Labor market: still holding strong
The labor market has been the silver lining of the British economy in the past year. As we explained in a previous study, the tightness of the labor market is caused by both the UK economy being at the top of the economic cycle and a number of one-off factors. Lingering Brexit uncertainty is one of those factors, as companies prefer to meet growing demand by hiring more workers, rather than by investing in hardware and facing the risk of large sunk costs if a hard Brexit does indeed materialize. Both the participation rate and the unemployment rate have broken records in recent months. In the three months to May the participation rate was 76% and the unemployment rate was 3.8%. Other trends also point towards a tight labor market, such as the falling share of part-time employment in total employment and the decline in zero hours contracts. This has kept real wage growth in positive territory in 2019. However, the lackluster economic outlook is likely to feed into the labor market eventually.
Monetary policy: the Bank of England is stuck
After raising its key interest rate twice in the past two years to 0.75% as of now, the Bank of England is essentially stuck due to the lingering Brexit uncertainties. Its forward guidance of a gradual rise in short-term interest rates is therefore coming under increased pressure. This is primarily due to the progressively binary future path of the UK economy. While sending a tough message with regards to a no-deal Brexit now looks to be government policy, the Bank of England has maintained the official view that the government is ultimately looking for a deal. This, in turn, implies an increasingly divergent outlook from the Bank of England on the one hand and the market–which has to put a price on the risk of a no-deal–on the other.
While we stick to our forecast of no changes in the policy rate in 2019 and 2020 (on the premise that the UK will leave the European Union with a deal in place) the risk of a series of cuts toward record lows following a no-deal Brexit is clearly on the rise. It seems increasingly likely that the Bank of England will prefer to stimulate activity rather than to fight rising inflation. The changing external environment, with slowing global growth, also adds to the argument in favor of easier monetary policy.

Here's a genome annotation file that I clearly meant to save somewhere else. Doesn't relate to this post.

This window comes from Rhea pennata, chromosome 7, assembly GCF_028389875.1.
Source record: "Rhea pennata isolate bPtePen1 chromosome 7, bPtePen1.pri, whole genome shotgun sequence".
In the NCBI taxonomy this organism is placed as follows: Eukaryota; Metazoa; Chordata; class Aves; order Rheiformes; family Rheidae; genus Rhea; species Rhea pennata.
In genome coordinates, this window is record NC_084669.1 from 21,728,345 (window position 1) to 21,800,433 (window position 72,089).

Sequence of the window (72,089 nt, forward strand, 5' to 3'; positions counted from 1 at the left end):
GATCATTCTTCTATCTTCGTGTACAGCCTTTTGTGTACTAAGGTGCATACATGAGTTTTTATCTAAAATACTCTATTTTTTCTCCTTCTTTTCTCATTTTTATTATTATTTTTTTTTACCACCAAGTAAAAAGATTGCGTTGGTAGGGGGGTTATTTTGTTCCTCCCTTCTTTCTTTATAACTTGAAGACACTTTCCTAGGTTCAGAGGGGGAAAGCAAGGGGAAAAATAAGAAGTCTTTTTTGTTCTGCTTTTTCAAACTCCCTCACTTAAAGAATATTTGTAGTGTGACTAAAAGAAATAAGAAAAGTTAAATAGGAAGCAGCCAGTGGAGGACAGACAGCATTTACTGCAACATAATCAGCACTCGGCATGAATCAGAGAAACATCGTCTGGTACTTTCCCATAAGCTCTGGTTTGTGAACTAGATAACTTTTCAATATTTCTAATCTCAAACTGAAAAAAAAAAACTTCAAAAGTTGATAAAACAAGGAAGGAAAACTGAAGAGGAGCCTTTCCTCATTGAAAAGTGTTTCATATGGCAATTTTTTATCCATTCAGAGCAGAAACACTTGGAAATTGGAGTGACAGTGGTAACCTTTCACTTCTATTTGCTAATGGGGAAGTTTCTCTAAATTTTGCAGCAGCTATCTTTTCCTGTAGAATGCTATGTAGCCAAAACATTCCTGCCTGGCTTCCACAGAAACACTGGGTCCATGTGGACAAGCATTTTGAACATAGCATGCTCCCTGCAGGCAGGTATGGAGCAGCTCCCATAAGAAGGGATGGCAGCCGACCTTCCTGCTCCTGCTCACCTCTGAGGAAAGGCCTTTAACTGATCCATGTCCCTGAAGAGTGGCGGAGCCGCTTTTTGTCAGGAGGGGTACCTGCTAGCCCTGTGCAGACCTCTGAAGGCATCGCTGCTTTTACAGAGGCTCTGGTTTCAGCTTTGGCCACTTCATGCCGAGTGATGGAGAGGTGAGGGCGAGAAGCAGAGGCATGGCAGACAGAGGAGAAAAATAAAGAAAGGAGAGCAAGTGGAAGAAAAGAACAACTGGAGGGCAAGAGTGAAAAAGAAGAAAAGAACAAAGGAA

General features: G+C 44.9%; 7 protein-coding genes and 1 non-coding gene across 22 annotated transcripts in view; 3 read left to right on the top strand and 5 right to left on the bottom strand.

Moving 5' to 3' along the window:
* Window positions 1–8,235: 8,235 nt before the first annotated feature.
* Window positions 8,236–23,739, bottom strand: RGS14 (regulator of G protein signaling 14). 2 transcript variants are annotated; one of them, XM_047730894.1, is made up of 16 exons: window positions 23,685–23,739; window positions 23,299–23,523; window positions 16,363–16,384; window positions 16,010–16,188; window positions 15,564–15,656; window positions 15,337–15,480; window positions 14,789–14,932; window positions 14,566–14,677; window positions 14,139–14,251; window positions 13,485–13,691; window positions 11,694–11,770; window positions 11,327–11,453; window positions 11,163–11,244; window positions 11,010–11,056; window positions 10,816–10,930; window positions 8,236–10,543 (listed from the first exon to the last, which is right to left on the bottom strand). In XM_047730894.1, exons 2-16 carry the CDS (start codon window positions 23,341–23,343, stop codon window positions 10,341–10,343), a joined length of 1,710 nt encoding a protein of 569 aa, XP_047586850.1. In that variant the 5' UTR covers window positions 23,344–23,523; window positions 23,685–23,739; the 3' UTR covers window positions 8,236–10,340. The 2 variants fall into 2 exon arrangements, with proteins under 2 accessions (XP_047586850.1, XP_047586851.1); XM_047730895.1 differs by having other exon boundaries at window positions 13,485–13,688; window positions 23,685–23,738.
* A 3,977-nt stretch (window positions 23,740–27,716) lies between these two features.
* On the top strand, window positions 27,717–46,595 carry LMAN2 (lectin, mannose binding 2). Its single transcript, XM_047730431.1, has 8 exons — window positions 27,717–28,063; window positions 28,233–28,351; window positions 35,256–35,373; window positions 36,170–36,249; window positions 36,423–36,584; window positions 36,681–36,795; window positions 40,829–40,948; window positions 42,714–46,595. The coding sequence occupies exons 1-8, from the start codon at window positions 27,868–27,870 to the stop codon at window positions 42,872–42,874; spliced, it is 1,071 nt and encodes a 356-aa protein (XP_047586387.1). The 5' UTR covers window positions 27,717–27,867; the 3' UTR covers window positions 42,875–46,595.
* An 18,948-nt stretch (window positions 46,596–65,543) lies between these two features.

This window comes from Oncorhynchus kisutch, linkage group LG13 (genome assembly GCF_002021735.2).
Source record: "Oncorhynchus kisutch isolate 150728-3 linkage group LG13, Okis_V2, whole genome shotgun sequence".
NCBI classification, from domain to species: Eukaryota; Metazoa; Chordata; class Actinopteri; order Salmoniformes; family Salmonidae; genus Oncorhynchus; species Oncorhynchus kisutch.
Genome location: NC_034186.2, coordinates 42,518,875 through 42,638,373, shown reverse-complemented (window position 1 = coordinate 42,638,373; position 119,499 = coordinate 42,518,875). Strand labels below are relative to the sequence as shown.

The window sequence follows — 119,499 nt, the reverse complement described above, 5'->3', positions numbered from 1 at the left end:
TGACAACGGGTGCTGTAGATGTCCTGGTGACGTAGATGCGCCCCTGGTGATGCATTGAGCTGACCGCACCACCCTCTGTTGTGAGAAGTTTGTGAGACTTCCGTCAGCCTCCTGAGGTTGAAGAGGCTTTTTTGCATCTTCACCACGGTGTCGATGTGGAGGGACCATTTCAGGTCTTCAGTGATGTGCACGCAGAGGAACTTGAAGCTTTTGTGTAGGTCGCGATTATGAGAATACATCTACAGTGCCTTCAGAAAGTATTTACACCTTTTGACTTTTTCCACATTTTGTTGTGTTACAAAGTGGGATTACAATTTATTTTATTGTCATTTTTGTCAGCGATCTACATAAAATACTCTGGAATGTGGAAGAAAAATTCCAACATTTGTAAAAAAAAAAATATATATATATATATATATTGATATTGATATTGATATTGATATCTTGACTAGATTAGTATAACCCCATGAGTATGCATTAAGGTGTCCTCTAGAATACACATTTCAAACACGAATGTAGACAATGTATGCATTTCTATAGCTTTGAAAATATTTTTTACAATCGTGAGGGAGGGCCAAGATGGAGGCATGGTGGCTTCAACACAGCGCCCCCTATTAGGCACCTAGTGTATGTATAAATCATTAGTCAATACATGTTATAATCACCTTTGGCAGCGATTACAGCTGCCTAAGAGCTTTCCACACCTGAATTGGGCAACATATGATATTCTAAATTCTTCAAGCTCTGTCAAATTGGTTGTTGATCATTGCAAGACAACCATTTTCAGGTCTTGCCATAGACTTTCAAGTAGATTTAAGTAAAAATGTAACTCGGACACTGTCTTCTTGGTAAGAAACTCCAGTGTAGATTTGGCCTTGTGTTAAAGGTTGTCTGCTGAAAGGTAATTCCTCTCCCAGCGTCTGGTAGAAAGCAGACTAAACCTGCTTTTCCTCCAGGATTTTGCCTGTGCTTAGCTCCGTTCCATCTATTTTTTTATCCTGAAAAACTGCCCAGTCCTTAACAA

Box 1: A hard Brexit looming over October
The election of Boris Johnson as PM and his intention to take the UK out of the EU “no ifs or buts” has brought the possibility of a hard Brexit on 31 October back into play. This casts a shadow on the economic outlook of the UK.
A hard Brexit will push the UK out of the EU Internal Market and the EU Customs Union. International trade between the UK and all of its trading partners would fall back on WTO rules, unless new FTAs are put into place (or rolled over from existing EU FTA’s). This will have direct consequences for trade, foreign direct investment and immigration, but also an indirect impact on, for example, productivity. In 2017 we explained the channels through which the Brexit would feed into the UK economy and also assessed the indirect impact by using an endogenous UK productivity model to estimate the consequences for productivity. However, both the international economic environment and the expectations around the Brexit outcomes have changed. Therefore we recently revised our calculations for a hard Brexit.
We assess that a hard Brexit on 31 October would push the UK economy into a deep recession that spreads over two years. Compared with our current baseline forecast as described above, the recession would reduce GDP growth by 1ppt to 0.4% in 2019 (or lower if revised downwards) and by 4.6ppt to -3.6% in 2020. We note that the economy will also contract under our baseline in 2023, by 0.6%, but this is a light and short contraction. Moreover, while in a hard Brexit scenario GDP growth would gradually recover after 2020, it would lag behind the baseline levels. By the end of 2024 the size of the economy would be almost 7% lower in a hard Brexit scenario than under the baseline.
The economic contraction in 2020 under a hard Brexit would be broad-based, though investments would be particularly hard hit. It would also wreak havoc on sterling, which we see moving towards parity for EUR/GBP, a depreciation of approx. 9% when compared to the current exchange rate. As the price of imported goods would rise, a hard Brexit would be highly inflationary. In fact, inflation may even reach 5%. While the Bank of England has previously signaled that it may raise interest rates to bring inflation back to its 2% target, the current macro- economic environment is not conducive to this. The impact on the labor market would be lagged and unemployment would increase towards 5% in 2021, but this impact would also be short-lived given the flexibility of the UK labor market.
The hard Brexit impact we estimate is similar to the damage caused by the Great Financial Crisis, though somewhat lower. Our estimates are also in the range estimated by the Bank of England in 2018. The BoE has two hard Brexit scenarios, the difference being major disruptions in the immediate Brexit aftermath. Our results are in between those two scenarios in terms of effects on GDP and unemployment, while our estimate of the impact on inflation is more moderate than in both BoE scenarios.